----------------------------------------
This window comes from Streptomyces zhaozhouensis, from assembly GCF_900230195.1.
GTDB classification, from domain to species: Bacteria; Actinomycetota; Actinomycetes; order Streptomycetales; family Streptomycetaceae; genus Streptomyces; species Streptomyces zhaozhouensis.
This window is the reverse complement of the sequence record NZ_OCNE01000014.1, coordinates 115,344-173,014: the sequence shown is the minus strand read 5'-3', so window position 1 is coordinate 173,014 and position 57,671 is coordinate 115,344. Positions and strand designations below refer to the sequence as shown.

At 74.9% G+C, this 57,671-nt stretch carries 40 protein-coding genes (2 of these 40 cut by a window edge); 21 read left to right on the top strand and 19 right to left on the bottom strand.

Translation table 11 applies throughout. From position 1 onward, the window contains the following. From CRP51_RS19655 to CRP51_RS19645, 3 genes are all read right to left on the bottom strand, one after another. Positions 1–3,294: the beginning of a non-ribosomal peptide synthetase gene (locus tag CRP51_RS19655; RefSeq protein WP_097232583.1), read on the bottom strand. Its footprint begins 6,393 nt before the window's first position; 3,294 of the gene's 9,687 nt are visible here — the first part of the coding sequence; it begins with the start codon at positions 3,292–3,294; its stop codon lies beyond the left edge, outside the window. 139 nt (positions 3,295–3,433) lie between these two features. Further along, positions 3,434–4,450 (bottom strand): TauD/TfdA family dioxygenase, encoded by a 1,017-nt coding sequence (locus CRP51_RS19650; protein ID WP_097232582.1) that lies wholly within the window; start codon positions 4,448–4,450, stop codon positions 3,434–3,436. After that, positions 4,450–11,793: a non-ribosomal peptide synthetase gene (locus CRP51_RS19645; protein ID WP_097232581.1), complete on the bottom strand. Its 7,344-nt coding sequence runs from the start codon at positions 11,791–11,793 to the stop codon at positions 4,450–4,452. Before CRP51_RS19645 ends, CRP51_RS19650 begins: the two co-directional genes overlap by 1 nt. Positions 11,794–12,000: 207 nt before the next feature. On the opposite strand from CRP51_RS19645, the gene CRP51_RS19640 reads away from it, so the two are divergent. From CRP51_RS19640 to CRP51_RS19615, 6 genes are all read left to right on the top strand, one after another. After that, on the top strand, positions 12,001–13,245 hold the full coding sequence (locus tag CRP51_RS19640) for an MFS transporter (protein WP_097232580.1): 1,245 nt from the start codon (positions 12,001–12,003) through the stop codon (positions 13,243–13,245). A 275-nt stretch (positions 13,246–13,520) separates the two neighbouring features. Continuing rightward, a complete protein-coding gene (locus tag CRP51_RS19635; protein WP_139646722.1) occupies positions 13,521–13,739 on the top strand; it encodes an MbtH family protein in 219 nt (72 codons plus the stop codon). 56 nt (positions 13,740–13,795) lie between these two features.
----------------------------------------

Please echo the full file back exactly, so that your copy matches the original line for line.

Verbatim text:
This window comes from Streptomyces zhaozhouensis, from assembly GCF_900230195.1.
GTDB classification, from domain to species: Bacteria; Actinomycetota; Actinomycetes; order Streptomycetales; family Streptomycetaceae; genus Streptomyces; species Streptomyces zhaozhouensis.
This window is the reverse complement of the sequence record NZ_OCNE01000014.1, coordinates 115,344-173,014: the sequence shown is the minus strand read 5'-3', so window position 1 is coordinate 173,014 and position 57,671 is coordinate 115,344. Positions and strand designations below refer to the sequence as shown.

At 74.9% G+C, this 57,671-nt stretch carries 40 protein-coding genes (2 of these 40 cut by a window edge); 21 read left to right on the top strand and 19 right to left on the bottom strand.

Translation table 11 applies throughout. From position 1 onward, the window contains the following. From CRP51_RS19655 to CRP51_RS19645, 3 genes are all read right to left on the bottom strand, one after another. Positions 1–3,294: the beginning of a non-ribosomal peptide synthetase gene (locus tag CRP51_RS19655; RefSeq protein WP_097232583.1), read on the bottom strand. Its footprint begins 6,393 nt before the window's first position; 3,294 of the gene's 9,687 nt are visible here — the first part of the coding sequence; it begins with the start codon at positions 3,292–3,294; its stop codon lies beyond the left edge, outside the window. 139 nt (positions 3,295–3,433) lie between these two features. Further along, positions 3,434–4,450 (bottom strand): TauD/TfdA family dioxygenase, encoded by a 1,017-nt coding sequence (locus CRP51_RS19650; protein ID WP_097232582.1) that lies wholly within the window; start codon positions 4,448–4,450, stop codon positions 3,434–3,436. After that, positions 4,450–11,793: a non-ribosomal peptide synthetase gene (locus CRP51_RS19645; protein ID WP_097232581.1), complete on the bottom strand. Its 7,344-nt coding sequence runs from the start codon at positions 11,791–11,793 to the stop codon at positions 4,450–4,452. Before CRP51_RS19645 ends, CRP51_RS19650 begins: the two co-directional genes overlap by 1 nt. Positions 11,794–12,000: 207 nt before the next feature. On the opposite strand from CRP51_RS19645, the gene CRP51_RS19640 reads away from it, so the two are divergent. From CRP51_RS19640 to CRP51_RS19615, 6 genes are all read left to right on the top strand, one after another. After that, on the top strand, positions 12,001–13,245 hold the full coding sequence (locus tag CRP51_RS19640) for an MFS transporter (protein WP_097232580.1): 1,245 nt from the start codon (positions 12,001–12,003) through the stop codon (positions 13,243–13,245). A 275-nt stretch (positions 13,246–13,520) separates the two neighbouring features. Continuing rightward, a complete protein-coding gene (locus tag CRP51_RS19635; protein WP_139646722.1) occupies positions 13,521–13,739 on the top strand; it encodes an MbtH family protein in 219 nt (72 codons plus the stop codon). 56 nt (positions 13,740–13,795) lie between these two features.